The Dead Sea Scrolls are a huge piece of Biblical history.
But did you know that scholars recently DNA-tested the scrolls?
Their analysis revealed critical new information about the origin of these artifacts!
The Dead Sea Scrolls were originally discovered in the Qumran Caves of the Judaean Desert in Israel.
When they were first brought to light, scholars realized the scrolls contained early Biblical manuscripts as well as other religious and historical writings from Biblical times.
Many of the scrolls have been fragmented by time, environmental causes, or human interference, but several full manuscripts remain.
Among the Dead Sea Scrolls are partial or complete versions of nearly every book in the Hebrew Bible!
Biblical archaeologists have studied the scrolls and their hiding place for years, hoping to uncover more information about the group who wrote them and the history surrounding them.
And now, after a seven-year research project, they’ve finally made a breakthrough!
The project involved DNA testing and analysis, a relatively new technology not previously applied to the scrolls.
To conduct their research, the scholars analyzed the DNA of the animal skin composing the scrolls.
“Almost all the scrolls we sampled were found to be made of sheepskin,” said Professor Oded Rechavi, a scholar from Tel Aviv University who led the team.
“Accordingly, most of the effort was invested in the very challenging task of trying to piece together fragments made from the skin of particular sheep and to separate these from fragments written on skins of different sheep that also share an almost identical genome.”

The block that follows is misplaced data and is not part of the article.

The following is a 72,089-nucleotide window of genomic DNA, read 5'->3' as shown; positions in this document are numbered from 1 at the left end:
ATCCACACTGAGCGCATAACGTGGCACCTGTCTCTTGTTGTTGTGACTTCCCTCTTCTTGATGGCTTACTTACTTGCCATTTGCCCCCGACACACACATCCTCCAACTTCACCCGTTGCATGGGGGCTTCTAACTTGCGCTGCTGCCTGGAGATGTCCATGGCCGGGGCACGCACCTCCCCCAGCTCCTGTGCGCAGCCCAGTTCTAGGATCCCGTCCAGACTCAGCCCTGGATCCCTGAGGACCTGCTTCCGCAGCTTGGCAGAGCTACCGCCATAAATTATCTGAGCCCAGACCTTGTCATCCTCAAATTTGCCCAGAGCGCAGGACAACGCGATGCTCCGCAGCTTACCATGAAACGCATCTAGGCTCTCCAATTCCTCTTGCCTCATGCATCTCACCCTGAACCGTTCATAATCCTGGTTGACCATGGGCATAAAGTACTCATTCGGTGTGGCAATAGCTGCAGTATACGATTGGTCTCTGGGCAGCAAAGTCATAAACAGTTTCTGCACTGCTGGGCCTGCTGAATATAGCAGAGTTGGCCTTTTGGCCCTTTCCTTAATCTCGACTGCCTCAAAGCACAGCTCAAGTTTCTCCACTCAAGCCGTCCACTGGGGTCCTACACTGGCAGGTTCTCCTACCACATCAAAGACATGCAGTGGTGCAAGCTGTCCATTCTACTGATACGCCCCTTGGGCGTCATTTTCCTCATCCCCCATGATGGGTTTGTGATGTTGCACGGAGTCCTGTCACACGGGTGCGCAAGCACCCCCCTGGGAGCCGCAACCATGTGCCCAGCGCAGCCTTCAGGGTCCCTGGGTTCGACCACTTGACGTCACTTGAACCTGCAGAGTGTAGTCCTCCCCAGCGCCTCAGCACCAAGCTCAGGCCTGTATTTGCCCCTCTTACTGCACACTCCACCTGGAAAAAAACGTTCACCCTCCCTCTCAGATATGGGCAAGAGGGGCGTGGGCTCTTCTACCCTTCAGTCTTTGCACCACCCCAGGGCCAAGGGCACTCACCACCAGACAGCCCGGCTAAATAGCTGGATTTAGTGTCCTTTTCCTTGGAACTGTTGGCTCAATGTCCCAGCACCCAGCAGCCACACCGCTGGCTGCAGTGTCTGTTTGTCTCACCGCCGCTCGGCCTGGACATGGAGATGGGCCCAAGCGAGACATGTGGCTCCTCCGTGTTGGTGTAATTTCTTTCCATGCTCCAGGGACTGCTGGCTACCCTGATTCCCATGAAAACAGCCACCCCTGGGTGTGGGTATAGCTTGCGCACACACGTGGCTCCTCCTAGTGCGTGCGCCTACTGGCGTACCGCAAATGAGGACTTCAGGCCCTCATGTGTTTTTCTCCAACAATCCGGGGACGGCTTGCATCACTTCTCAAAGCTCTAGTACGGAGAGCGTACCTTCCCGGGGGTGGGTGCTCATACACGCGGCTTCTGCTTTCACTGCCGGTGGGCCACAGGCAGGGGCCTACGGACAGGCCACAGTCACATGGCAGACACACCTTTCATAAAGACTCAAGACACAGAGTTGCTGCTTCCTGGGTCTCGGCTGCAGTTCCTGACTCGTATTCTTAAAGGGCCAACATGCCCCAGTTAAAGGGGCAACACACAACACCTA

Professor Rechavi explained that studying the DNA “fingerprint” of the scrolls is critical to distinguishing the origin of the writings and understanding the historical context surrounding these precious—yet controversial—artifacts.
The origin of the Dead Sea Scrolls has been an issue of debate since their discovery, but Rechavi and his team have more information to offer after their DNA analysis.
While most of the scrolls are made from sheepskin, as described above, two fragments from the Book of Jeremiah were written on cowhide, according to Rechavi and his team.
Believing that this is a clue to the origin of the scrolls, Rechavi noted that it’s possible that these scroll fragments came from a region some distance away from Qumran.
“Cow husbandry requires grass and water [which are hard to find in the Qumran area], so it is very likely that cowhide was not processed in the desert but was brought to the Qumran caves from another place,” Professor Rechavi added.
It’s especially important to know if the scrolls came to Qumran from an outside source, said the team.
“We don’t always know precisely where each fragment was discovered, and sometimes false information was given about this matter,” explain Professor Noam Mizrahi, another team leader.
“Identifying the place of discovery is important because it affects our understanding of the historical context of the findings.”
As Professor Mizrahi noted, the region an artifact is from helps clarify its context. So the cow and sheep DNA tests help to illuminate this.
However, DNA isn’t the only lead that the team is pursuing!
The two Jeremiah fragments written on cowhide contain different information than the Biblical Book of Jeremiah that we know and read today.
Rechavi, Mizrahi, and their team discussed the possibility that these fragments were written by either a radical Jewish sect or a more mainstream sect whose theological ideas matched those of broader Jewish society.
“Imagine that Israel is destroyed to the ground, and only one library survives—the library of an isolated, ‘extremist’ sect,” said Professor Mizrahi, discussing the first possibility.
“What could we deduce, if anything, from this library about greater Israel?”
No matter which possibility is true, the team knows that they’re making important steps to understanding the full meaning of the Dead Sea Scrolls.
“The ancient DNA proves that two copies of Jeremiah, textually different from each other, were brought from outside the Judean Desert,” explained Professor Mizrahi.
The team is still working to discover more about the different fragments, and they believe their future findings will continue to impact Biblical scholarship and archaeology in the region.
Stay tuned to learn more about these fascinating discoveries! We’re only beginning to understand the full meaning of the Dead Sea Scrolls.